Barons Court

Barons Court Station first opened on the District Railway on 9th October 1905. On 15th December 1906 the newly opened Great Northern, Piccadilly and Brompton Railway began calling here.

Barons Court is another fine example of station architecture. It was designed by Harry Ford, who was also behind other District Line stations such as Embankment and Earl’s Court. The station building, which is Grade II listed, is excellently preserved with its terracotta coloured exterior. The decorative metalwork above the station sign is very impressive, as are the distinctive green tiles in the ticket hall.

Traditional structures also remain at platform level, with the old ‘lightbox’ indicators for the destination of the next train. An interesting feature here is the station sign incorporated onto the back of the benches on the platforms. Barons Court is also one of those handy stations which offers a cross-platform interchange between the two lines it serves.

The Pub: The Curtains Up, 28A Comeragh Road, W14 9HR

The Curtains Up is a short five minute walk from the station. After heading south down Gliddon Road, turn onto Barons Court Road until you reach Vereker Road. The pub is located on the junction with Comeragh Road.

With a name like The Curtains Up, you will get no prizes for guessing this particular pub has the Theatre based downstairs. The Barons Court Theatre has been running since 1991 and according to my friends at Wikipedia, recent shows have included Crime and Punishment and A Doll’s House.  As we visited on a Sunday, the venue was playing host to ‘The Magic Cavern’, an afternoon magic show.

The pub itself has a spacious, modern interior. It all feels very light and open, thanks both to the white-painted walls and numerous windows looking out onto the outside world. There is also a selection of comfy chairs and sofas, items that no good gastropub could do without.

On the ale front, there was a nice mix on our visit. Trumans Runner, Doombar and Youngs Best.  Given our relative proximity to Wandsworth, I had to go for Youngs. Food wise, you’re looking at gastropub staples such as burgers and fish and chips, as well as a decent range of desserts.I was feeling a bit peckish and went for a side of chips. In retrospect though, I wish I’d have tried something from their bar snacks range like BBQ wings or Calamari, as I was still feeling a little hungry after the chips.

As an added bonus, The Curtains Up also has TVs and a Sky Sports licence. There is also a pub quiz running every Sunday with a nice chalk board advert for it on the wall asking would be participants whether they are Smarter than Homer Simpson.

The Curtains Up really felt like the kind of pub you could while away a lazy Sunday afternoon in. Definitely worth a visit if you’re based in West London.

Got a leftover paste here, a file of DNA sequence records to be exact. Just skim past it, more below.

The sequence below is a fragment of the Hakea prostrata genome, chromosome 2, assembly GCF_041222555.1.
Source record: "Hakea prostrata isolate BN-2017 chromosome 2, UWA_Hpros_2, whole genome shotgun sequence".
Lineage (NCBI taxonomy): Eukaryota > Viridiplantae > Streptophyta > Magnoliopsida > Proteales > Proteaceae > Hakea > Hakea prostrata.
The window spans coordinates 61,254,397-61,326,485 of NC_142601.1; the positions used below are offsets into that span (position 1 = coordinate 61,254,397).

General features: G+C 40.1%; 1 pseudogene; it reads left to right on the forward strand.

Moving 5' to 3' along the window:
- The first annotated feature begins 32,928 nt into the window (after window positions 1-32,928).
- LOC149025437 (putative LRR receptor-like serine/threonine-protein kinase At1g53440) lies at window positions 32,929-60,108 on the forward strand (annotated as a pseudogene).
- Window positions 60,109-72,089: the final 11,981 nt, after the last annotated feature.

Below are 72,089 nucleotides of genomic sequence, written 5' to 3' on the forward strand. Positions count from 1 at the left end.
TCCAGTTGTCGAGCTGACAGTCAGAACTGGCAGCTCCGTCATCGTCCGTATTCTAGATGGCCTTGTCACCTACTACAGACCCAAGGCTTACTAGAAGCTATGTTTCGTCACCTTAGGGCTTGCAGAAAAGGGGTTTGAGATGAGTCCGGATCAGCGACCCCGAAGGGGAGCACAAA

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Ickenham Station first opened on 25th September 1905. Metropolitan Railway bosses had been reluctant to place a station here as they felt there would be a lack of revenue, but following lobbying from the local parish council agreed to put in place a ‘halt’ here. It was the first additional intermediate station to be included on the line between Uxbridge and Harrow-on-the-Hill which had opened the previous year. The District Line also called here between 1910 and 1933 until these services were transferred to the Piccadilly Line.

Architecturally, Ickenham Station is rather drab. Both the platform shelters and ticket hall date from a 1970s rebuild and are petty dull and non-descript. That said, the station is redeemed by its leafy backdrop with both platforms bordered by trees and other greenery.  The community noticeboards on one of the platforms helps to add to the village atmosphere, with information about the local residents association,sports clubs and other events.

The Pub: The Coach and Horses, 1 High Road, Ickenham, UB10 8LJ

The Coach and Horses is about a five minute walk from the station, if you head north from the station up Glebe Avenue, then turn right onto Long Lane – the pub is shortly after that.  The countryside vibe I picked up at the station was  further reinforced by the village pump I caught a glimpse of just before reaching the pub.

The Coach and Horses feels similar to other ‘outer-London’ pubs I’ve visited so far. It has a spacious interior with a number of alcoves set away from the main bar. There are pictures of historic Ickenham on the wall, with comfy leather backed seats. There was a solid ale offering on our visit, with London Pride, Timothy Taylor’s Landlord, Adnam’s Broadside and Abbott Ale all available.  Food wise, it’s pretty standard pub fare on offer with sausage and mash, fish and chips and the like. There is also a number of sandwiches and ‘sharing platters.’

It has an ample outside seating area, both in terms of their outside ‘garden bar’ and a patio area by the front. We chose to enjoy the sun in the front patio area. The pub also has a sizeable car park and I imagine given its out of town location, a number of people would drive here. It certainly seemed to be doing a decent trade in Sunday Roasts on our visit. They also run pub quizzes twice a week, on Tuesday’s and Sunday’s.

The Coach and Horses is another decent pub, all things considered. A good range of ales and lots of outside seating. A good shout for the summer if you’re based nearby!

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Uxbridge Station has to be one of the most striking architecturally on the entire tube network. It just has so many standout features!

The tall concrete canopy,  reminiscent of European stations,  is the first thing you see when the train pulls into the platform.  At the end of the ticket hall there are three bright stained glass windows, designed by the artist Ervin Bossanyi. The left and the right windows depict symbols associated with Middlesex and Buckinghamshire respectively. The middle window is thought to be the arms of the local Bassett family.